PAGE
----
Growing up in a household filled with complex and flavorful ethnic cuisine (Persian and Italian), American food, for me, has been fairly synonymous with mashed potatoes, some kind of meat offering, warm sauces and a smattering of vegetables. When I’m most hungry and least motivated, I gravitate toward dishes like these; ones I don’t have to think too hard about when ordering because I have a good approximation of what I’m going to get.
Kitchen 1883 lives up to its “New American comfort food” concept by taking the guesswork out of any dish for the consumer, and leaving them with a nice, pleasantly full feeling.
I stopped by Kitchen 1883 in Union, Ky. on a drizzly Saturday evening in February with two girlfriends in tow. The restaurant is sandwiched between a Kroger supermarket and a Kroger liquor store. This might seem strange unless you know that Kitchen 1883 is the grocery chain’s first foray into sit-down casual dining. In fact, it’s one of the first grocery-chain-affiliated restaurants in the country. Fun fact: It’s named after the year Kroger founder Barney Kroger opened his first store.
Opened in November, Kitchen 1883 is distinctly its own business. The separation of the restaurant from the neighboring Kroger is so distinct that Kitchen 1883’s food is sourced from a completely separate entity — a restaurant-grade food provider. This is a point executive chef Christopher Bushelman (formerly of Incline Public House) makes clear.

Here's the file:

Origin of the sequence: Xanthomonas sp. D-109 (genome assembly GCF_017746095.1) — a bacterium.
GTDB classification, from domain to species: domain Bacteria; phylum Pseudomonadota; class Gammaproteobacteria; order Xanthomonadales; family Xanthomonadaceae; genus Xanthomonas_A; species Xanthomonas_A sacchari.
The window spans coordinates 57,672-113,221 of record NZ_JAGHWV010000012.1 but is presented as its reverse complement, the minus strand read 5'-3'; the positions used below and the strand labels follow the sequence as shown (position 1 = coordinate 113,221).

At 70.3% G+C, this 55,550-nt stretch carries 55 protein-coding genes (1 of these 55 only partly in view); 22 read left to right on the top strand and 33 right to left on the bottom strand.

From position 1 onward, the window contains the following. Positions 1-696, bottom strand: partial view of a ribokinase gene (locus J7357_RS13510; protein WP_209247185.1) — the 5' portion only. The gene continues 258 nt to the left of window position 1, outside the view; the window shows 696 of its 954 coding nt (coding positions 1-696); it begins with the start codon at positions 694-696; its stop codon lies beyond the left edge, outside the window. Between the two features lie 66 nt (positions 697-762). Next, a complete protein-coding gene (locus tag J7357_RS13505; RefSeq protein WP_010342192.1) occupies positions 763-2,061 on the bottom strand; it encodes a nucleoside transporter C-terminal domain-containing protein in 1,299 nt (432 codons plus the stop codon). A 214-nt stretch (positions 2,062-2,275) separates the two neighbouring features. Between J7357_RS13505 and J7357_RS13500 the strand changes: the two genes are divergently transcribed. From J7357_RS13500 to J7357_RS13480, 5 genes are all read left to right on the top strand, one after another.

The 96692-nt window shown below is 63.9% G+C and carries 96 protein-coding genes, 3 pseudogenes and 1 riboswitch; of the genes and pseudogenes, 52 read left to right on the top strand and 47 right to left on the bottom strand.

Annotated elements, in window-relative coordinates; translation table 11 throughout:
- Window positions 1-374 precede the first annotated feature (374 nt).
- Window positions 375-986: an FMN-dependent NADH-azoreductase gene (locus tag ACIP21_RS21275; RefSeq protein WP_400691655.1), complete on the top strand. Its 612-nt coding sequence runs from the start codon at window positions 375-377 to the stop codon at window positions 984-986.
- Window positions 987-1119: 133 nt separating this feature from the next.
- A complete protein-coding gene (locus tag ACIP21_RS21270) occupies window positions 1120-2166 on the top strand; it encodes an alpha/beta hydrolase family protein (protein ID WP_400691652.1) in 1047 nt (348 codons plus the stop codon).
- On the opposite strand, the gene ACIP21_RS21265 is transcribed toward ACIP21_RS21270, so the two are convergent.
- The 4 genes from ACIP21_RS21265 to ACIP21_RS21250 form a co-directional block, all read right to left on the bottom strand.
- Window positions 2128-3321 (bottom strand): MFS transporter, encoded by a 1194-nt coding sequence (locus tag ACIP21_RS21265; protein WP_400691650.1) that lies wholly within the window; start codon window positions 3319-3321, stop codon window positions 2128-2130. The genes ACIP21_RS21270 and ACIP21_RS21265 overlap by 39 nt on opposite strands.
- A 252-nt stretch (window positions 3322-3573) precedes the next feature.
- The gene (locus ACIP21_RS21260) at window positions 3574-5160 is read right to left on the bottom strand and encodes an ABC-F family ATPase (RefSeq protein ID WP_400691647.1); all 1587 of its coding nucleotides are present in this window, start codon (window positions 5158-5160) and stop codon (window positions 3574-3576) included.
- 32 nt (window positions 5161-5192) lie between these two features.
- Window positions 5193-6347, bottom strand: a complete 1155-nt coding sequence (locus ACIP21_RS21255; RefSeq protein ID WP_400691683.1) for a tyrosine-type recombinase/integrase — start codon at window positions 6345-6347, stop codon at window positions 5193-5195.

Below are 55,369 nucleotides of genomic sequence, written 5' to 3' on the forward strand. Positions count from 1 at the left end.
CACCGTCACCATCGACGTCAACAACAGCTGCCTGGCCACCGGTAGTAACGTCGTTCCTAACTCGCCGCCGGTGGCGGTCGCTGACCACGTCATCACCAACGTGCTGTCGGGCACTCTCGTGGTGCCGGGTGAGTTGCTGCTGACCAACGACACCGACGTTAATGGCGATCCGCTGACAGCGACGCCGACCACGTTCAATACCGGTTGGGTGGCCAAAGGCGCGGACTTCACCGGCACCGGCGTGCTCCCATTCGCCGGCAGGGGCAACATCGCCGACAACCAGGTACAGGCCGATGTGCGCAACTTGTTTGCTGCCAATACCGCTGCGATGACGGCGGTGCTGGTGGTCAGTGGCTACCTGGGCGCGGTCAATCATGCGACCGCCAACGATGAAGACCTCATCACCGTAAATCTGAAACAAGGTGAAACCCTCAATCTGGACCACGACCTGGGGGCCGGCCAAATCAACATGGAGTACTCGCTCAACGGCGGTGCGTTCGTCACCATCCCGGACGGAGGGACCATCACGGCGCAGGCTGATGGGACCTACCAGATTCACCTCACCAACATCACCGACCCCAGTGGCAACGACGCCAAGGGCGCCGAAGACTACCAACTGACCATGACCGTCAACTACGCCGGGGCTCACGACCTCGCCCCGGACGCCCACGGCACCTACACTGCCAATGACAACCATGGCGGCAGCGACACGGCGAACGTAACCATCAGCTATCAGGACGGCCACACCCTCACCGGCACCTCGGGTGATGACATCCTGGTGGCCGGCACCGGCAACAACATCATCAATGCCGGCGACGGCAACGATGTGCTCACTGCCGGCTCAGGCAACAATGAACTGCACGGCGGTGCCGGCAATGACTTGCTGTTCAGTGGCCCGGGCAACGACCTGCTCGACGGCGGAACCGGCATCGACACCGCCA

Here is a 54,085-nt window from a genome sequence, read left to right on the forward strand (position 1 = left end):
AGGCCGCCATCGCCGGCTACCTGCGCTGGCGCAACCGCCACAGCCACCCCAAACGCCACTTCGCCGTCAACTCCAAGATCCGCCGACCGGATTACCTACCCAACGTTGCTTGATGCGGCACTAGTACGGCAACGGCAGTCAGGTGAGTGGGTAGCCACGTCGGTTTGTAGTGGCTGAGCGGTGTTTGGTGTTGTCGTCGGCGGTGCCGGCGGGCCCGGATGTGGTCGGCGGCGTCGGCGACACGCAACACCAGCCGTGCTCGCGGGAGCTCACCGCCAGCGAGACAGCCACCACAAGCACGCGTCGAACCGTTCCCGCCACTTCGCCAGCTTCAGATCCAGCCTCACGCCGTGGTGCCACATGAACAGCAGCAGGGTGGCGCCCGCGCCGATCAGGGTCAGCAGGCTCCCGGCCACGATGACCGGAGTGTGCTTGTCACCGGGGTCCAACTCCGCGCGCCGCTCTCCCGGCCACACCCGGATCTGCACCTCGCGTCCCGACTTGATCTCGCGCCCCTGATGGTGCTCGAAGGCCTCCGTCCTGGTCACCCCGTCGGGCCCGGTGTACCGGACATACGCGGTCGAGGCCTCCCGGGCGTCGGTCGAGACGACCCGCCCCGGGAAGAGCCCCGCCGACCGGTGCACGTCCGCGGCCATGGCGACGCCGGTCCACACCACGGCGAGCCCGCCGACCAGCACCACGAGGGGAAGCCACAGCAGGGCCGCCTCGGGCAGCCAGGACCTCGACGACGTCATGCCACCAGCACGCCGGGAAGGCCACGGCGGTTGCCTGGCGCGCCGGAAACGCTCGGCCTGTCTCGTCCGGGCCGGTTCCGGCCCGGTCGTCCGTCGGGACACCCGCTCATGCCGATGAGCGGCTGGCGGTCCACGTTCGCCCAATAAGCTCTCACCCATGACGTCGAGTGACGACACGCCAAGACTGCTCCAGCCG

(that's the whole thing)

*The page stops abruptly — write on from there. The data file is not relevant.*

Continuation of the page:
“We always say Kroger has associates and their employees and customers (but) we have team members and guests instead of customers,” Bushelman says. “We want that mentality of, ‘We’re in the hospitality business of serving food and drinks and good times.’ ”
I found this reasoning intriguing as a restaurant layperson. I would assume that Bushelman could walk next door to Kroger and select fresh meat or vegetables (“Occasionally if I run short on a tomato, I might go over to Kroger and pick one out,” he admits), but restaurants necessitate certain food providers.
On this particular Saturday, I was unbelievably hungry. I had only consumed a small, late breakfast, so I was looking forward to digging into Kitchen 1883’s options — and stealing a few bites from my friends.
The restaurant’s online menu features a prominent picture of some meat-and-mashed-potato dish, and I correctly assumed it was the braised beef short ribs ($18) with horseradish smashed potatoes and blistered carrots; I followed my eyes with my stomach and ordered it.
The short ribs were very tender, falling apart with the slightest abrasion of my fork, and I devoured the entire plate. (Not literally the plate. I wasn’t that hungry.) The horseradish potatoes were sharp but complementary, the carrots kind of superfluous, but I liked their varied colors, and the pan sauce was the perfect consistency.